Talking to those who are (still) excited about their iPhone is something of a revelation. They are excited not so much by the solid web browser, though it does garner a good deal of comments. They are excited about the applications. And not just any application, those that utilize their web connections to get information and keep them connected to the world around them.
Listening to these folks has got me thinking; are Mobile Web browsers even necessary? I mean, for all that we are using mobile devices to do, browsing actually seems to be the least pleasurable task. So why do we harp about with different mobile browsers? Are we missing the mobile paradigm of use completely?
A Mobile Paradigm?
Now that mobile is more than just a niche phenomena, we can start to see some generalizations in the way mobile devices are used that are remarkably different from PC and other media use. I like to use the phrase “30 second tasks versus 30 minute tasks.” Essentially, mobiles enable us to do those tasks that only take a few seconds to get done, and we generally leave those longer tasks for more fully-featured devices.
For example, a mobile device might have word processing software, but because it’s screen and input facilities are more limited we usually resort to using this software for searching specific topics or for spot checking. Rarely are we using it for fuller tasks. However, we will utilize that file on a desktop in order to do fuller editing and content mixing.
This is what I mean by “30 second tasks versus 30 minute tasks.” Mobile devices let us get the smaller tasks done immediately because they are always with us. But when it comes to Mobile Web browsers, the idea is completely different: “PC browsing in your pocket,” though not every one seems to agree that such capability is necessary.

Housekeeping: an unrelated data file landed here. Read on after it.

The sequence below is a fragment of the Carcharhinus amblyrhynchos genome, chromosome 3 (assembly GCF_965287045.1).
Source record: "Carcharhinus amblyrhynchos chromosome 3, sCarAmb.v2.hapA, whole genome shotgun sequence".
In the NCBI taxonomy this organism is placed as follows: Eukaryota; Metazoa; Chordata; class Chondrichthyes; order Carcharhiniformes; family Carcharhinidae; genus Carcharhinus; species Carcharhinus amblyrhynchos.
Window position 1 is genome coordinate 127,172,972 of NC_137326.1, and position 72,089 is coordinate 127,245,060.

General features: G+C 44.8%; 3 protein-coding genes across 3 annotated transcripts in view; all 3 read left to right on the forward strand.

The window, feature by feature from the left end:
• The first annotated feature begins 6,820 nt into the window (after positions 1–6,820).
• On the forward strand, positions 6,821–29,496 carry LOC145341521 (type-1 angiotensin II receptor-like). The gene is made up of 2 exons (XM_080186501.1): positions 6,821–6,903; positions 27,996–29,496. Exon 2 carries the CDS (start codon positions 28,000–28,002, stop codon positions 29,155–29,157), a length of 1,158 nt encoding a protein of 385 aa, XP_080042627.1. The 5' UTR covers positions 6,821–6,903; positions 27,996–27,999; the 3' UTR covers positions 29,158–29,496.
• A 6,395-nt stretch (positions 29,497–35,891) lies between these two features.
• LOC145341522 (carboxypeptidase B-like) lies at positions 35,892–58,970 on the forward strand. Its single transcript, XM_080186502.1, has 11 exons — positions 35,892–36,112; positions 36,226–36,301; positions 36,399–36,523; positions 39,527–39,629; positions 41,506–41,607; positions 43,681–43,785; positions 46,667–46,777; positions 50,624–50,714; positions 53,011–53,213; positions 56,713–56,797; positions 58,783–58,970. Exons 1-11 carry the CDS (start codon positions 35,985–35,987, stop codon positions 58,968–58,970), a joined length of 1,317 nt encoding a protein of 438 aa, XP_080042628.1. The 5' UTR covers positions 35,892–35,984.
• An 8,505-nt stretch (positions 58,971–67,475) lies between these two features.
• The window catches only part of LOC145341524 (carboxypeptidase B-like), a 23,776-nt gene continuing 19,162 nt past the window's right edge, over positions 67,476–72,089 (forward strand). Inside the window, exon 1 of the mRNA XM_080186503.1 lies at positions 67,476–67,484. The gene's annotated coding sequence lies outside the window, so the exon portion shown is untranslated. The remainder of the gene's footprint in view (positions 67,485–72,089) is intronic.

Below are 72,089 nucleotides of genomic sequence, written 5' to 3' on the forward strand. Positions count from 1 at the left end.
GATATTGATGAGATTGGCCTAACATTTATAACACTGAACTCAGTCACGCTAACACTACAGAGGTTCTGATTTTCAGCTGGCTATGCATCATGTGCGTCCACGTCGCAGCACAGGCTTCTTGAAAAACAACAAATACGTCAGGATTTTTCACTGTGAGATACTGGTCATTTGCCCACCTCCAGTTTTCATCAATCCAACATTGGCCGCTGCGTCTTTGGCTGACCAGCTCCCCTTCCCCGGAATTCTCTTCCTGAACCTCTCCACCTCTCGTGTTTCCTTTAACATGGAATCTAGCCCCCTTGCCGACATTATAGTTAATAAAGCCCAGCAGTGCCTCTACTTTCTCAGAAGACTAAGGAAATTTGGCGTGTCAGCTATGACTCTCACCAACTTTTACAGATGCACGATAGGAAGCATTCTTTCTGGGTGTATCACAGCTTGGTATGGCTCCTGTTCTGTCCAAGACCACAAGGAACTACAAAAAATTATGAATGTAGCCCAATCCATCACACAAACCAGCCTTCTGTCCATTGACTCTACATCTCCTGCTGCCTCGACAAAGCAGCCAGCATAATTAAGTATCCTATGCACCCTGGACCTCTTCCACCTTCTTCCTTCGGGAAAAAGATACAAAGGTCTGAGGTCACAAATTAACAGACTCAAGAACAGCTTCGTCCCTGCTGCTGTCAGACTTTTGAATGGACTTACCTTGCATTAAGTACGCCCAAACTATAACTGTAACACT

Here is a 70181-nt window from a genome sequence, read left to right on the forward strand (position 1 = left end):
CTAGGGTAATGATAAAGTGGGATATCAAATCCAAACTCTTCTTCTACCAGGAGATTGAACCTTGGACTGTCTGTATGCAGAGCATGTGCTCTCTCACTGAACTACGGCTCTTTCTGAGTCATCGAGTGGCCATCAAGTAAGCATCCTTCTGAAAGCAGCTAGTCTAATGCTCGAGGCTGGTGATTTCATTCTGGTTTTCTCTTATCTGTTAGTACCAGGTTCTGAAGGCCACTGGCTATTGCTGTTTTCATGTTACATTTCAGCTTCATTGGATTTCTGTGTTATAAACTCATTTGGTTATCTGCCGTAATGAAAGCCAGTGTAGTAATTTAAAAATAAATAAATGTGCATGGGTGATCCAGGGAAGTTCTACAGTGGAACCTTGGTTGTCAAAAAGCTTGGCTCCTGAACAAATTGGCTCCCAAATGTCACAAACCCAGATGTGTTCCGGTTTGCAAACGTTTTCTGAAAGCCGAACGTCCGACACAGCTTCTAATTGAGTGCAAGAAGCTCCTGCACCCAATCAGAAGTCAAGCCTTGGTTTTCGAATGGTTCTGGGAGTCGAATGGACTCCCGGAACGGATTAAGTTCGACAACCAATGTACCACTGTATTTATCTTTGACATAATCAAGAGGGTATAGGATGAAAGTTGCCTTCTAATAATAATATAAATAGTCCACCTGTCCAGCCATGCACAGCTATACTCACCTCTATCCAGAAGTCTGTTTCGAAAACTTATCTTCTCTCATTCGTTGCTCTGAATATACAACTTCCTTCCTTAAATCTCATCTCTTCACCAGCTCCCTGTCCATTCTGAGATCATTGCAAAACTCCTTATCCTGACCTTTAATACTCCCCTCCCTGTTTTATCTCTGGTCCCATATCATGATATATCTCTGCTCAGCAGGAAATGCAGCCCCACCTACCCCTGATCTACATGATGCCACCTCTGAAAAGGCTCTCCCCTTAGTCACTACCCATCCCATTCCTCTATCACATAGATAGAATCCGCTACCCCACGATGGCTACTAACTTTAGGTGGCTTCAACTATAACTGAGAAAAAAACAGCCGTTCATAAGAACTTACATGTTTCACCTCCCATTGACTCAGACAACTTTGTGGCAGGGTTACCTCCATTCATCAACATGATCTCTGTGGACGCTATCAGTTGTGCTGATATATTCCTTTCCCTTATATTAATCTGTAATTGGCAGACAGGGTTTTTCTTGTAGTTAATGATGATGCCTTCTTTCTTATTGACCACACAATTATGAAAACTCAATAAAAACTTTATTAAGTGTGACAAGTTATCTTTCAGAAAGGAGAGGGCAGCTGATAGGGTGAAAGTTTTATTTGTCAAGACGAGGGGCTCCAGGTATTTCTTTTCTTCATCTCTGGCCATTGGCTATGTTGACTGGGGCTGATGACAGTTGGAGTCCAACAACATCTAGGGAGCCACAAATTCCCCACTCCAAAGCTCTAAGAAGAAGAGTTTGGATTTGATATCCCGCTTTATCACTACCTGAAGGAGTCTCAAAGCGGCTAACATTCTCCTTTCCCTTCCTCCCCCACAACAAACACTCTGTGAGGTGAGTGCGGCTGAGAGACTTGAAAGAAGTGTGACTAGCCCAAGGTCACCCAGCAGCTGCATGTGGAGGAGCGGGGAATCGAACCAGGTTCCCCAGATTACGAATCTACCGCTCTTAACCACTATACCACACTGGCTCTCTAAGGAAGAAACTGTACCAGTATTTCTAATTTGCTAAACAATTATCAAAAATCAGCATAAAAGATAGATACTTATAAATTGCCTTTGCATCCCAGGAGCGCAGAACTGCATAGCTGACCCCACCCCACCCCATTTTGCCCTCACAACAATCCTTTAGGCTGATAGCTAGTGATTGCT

So What Are the Other Options?
There are a few types of mobile application scenarios that we are most familiar with: searching, mapping/GPS, and social connecting.
In terms of searching, many mobile devices allow you to use a search widget from a home screen or through a key-press that brings up a native or web-runtime (WRT)-based application. This will sometimes open the result in a browser window, but more often than not it won’t. You get some results and then are able to do other actions with them — call, add to contacts, get directions, etc. Sure, you connected online to get the information, but didn’t use a browser.
Then you have mapping/GPS applications. These also use a wireless connection to download maps and get the data. But again, you aren’t in the browser. In fact, these applications do everything they can to keep you from ever seeing the browser. And that’s a good thing, given the size of a mobile device and how difficult some can be in switching applications. No tabbed interfaces here, just search, see, and go.
Then you have those applications that just connect you with other people. Social networking, instant messaging, and email software are great examples. Like mapping/GPS, these are usually single-task applications, but these are person-to-person, rather than person-to-thing. Some facilitate SMS messaging in lieu of IP-based connections, some allow file swapping, and others even consolidate several types of these services under one application. All done without the browser.
So we have here three quick means of using a mobile device (30 second tasks) that don’t require a browser. And I’d even guess that these three kinds of applications would cover most of the usages that many mobile users would have.
So then, why would we even need a web browser? Especially now when mobile application stores are appearing as applications on devices. It seems like the wrong direction to go. And with mobile devices, doesn’t efficiency count more than replicating past comforts?